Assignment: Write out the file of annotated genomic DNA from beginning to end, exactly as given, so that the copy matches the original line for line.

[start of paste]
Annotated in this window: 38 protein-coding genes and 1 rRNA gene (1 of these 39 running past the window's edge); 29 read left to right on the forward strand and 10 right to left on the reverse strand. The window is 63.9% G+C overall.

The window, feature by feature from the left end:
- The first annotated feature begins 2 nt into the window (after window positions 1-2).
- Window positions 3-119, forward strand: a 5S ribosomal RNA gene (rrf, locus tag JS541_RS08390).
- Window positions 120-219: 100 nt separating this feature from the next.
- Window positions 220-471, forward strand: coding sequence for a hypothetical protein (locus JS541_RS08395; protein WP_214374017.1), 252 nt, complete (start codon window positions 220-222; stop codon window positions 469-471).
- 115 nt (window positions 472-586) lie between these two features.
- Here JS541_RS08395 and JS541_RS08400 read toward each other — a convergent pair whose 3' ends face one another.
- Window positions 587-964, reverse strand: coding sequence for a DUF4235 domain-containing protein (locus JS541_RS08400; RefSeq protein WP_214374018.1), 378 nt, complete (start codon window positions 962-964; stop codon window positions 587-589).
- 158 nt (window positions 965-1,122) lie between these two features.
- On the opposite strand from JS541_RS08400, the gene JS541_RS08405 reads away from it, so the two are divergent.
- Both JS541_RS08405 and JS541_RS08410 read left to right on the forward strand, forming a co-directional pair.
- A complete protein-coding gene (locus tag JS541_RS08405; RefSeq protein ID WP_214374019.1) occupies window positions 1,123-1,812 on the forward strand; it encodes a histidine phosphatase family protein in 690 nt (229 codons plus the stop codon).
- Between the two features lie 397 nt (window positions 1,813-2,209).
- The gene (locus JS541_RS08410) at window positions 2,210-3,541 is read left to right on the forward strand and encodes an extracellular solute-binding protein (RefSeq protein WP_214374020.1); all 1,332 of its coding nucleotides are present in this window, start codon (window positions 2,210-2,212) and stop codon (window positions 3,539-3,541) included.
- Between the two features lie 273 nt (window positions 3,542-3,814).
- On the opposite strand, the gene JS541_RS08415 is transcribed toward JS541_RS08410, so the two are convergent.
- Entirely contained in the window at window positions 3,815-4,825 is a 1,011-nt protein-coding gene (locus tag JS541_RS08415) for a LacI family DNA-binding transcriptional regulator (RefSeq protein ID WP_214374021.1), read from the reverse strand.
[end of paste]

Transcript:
Annotated in this window: 38 protein-coding genes and 1 rRNA gene (1 of these 39 running past the window's edge); 29 read left to right on the forward strand and 10 right to left on the reverse strand. The window is 63.9% G+C overall.

The window, feature by feature from the left end:
- The first annotated feature begins 2 nt into the window (after window positions 1-2).
- Window positions 3-119, forward strand: a 5S ribosomal RNA gene (rrf, locus tag JS541_RS08390).
- Window positions 120-219: 100 nt separating this feature from the next.
- Window positions 220-471, forward strand: coding sequence for a hypothetical protein (locus JS541_RS08395; protein WP_214374017.1), 252 nt, complete (start codon window positions 220-222; stop codon window positions 469-471).
- 115 nt (window positions 472-586) lie between these two features.
- Here JS541_RS08395 and JS541_RS08400 read toward each other — a convergent pair whose 3' ends face one another.
- Window positions 587-964, reverse strand: coding sequence for a DUF4235 domain-containing protein (locus JS541_RS08400; RefSeq protein WP_214374018.1), 378 nt, complete (start codon window positions 962-964; stop codon window positions 587-589).
- 158 nt (window positions 965-1,122) lie between these two features.
- On the opposite strand from JS541_RS08400, the gene JS541_RS08405 reads away from it, so the two are divergent.
- Both JS541_RS08405 and JS541_RS08410 read left to right on the forward strand, forming a co-directional pair.
- A complete protein-coding gene (locus tag JS541_RS08405; RefSeq protein ID WP_214374019.1) occupies window positions 1,123-1,812 on the forward strand; it encodes a histidine phosphatase family protein in 690 nt (229 codons plus the stop codon).
- Between the two features lie 397 nt (window positions 1,813-2,209).
- The gene (locus JS541_RS08410) at window positions 2,210-3,541 is read left to right on the forward strand and encodes an extracellular solute-binding protein (RefSeq protein WP_214374020.1); all 1,332 of its coding nucleotides are present in this window, start codon (window positions 2,210-2,212) and stop codon (window positions 3,539-3,541) included.
- Between the two features lie 273 nt (window positions 3,542-3,814).
- On the opposite strand, the gene JS541_RS08415 is transcribed toward JS541_RS08410, so the two are convergent.
- Entirely contained in the window at window positions 3,815-4,825 is a 1,011-nt protein-coding gene (locus tag JS541_RS08415) for a LacI family DNA-binding transcriptional regulator (RefSeq protein ID WP_214374021.1), read from the reverse strand.